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US use of lie detector tests criticized

16:50 08 October 02
NewScientist.com news service

The US government's reliance on lie detector tests has been criticised by an influential panel of scientists. However, they believe it is possible that the tests do have some value in law courts.

The US is the only country to routinely use the tests on thousands of government employees. But lie detector or "polygraph tests" do little more than worry innocent workers who take them and divert resources from more reliable methods of investigating possible security problems, according to a report from the National Academy of Sciences. The panel, chaired by statistics professor Stephen Fienberg of Carnegie Mellon University, Pittsburgh, was convened following the case of Wen Ho Lee, a Chinese-American physicist who was privy to classified data at Los Alamos National Labs in Albuquerque, New Mexico.

Lee failed a lie detector test and was later convicted on one charge of spying. As a result, in 1999 the Department of Energy instituted regular routine testing of thousands of employees, in a bid to spot spies. The move was attacked by employees.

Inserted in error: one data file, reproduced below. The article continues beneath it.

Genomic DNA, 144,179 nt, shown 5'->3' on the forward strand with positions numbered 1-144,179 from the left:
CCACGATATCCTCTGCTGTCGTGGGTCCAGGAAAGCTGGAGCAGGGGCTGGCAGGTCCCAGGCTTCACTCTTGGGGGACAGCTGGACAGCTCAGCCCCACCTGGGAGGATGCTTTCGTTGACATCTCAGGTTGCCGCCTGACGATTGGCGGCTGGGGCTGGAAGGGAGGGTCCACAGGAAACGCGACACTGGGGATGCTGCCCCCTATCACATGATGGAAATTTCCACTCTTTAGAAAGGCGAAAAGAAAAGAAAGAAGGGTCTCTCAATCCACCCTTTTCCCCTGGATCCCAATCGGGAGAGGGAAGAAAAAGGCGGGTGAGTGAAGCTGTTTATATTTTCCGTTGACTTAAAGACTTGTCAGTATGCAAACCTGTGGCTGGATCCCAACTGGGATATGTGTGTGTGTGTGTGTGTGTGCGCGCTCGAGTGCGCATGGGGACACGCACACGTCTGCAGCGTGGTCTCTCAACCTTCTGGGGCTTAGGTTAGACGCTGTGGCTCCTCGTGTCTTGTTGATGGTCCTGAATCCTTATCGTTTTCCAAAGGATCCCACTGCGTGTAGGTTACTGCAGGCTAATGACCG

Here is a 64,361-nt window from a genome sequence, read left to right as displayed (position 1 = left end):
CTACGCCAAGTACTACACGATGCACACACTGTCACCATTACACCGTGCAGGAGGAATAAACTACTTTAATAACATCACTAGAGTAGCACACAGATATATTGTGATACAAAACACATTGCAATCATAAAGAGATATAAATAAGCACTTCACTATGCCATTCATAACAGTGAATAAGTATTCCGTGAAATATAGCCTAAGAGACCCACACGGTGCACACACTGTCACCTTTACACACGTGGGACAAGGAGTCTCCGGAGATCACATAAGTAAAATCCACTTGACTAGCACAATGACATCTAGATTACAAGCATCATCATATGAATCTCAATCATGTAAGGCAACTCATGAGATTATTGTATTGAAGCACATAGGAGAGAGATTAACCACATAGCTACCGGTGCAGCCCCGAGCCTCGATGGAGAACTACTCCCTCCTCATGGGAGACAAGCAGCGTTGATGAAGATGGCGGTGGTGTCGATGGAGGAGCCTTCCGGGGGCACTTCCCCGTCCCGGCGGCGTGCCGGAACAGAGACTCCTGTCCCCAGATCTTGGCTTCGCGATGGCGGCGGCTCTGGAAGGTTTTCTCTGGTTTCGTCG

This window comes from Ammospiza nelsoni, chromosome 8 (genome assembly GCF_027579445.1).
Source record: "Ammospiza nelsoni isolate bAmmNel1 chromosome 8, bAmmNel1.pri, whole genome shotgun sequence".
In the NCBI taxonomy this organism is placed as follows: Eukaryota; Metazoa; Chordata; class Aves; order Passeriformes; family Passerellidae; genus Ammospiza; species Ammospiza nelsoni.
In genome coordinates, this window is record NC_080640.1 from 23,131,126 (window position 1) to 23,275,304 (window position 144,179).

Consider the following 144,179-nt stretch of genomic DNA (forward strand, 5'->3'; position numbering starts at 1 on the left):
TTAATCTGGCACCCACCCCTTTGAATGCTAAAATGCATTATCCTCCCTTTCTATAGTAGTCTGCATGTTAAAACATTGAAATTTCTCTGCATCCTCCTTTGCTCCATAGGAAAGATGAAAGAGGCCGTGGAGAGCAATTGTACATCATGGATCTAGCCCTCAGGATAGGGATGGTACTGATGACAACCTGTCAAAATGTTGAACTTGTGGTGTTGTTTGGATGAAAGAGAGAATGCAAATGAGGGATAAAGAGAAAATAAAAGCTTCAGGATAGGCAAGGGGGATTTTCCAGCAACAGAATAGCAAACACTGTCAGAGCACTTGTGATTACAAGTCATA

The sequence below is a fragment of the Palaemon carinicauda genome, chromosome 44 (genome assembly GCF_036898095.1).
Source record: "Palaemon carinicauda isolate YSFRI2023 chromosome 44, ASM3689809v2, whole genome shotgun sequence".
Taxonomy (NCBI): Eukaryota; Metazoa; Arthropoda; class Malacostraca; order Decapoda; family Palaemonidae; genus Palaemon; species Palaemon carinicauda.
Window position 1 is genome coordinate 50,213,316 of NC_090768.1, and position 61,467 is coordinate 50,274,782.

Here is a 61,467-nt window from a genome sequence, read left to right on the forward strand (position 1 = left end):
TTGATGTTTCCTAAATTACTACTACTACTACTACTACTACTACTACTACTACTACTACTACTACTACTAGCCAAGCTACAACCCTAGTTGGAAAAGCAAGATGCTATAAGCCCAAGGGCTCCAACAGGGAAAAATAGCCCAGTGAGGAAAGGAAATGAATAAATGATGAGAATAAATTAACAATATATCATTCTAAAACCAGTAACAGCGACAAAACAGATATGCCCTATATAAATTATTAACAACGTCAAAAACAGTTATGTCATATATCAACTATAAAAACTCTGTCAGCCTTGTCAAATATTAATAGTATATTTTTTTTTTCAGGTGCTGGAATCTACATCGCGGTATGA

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During the lie detector tests, workers are asked questions such as: Are you loyal to the US government? Do you intend to release classified information in an unauthorized way? Meanwhile, their heart rate, blood pressure, respiration and electrical properties of their skin are monitored.

But the NRC panel reviewed all available studies on polygraph testing and concludes such data correlate far too weakly with the truthfulness of responses to be useful in mass-screening. "National security is too important to be left to such a blunt instrument," says Fienberg.

Lie detector tests can be useful in criminal cases, the panel thinks. But this is because the questions are very specific, for example, asking whether someone attended a particular event.

The Department of Energy says it will consider the report carefully but is not planning to immediately changes its policy. Polygraph testing has not yet identified any member of staff who may be a security threat.

Eugenie Samuel


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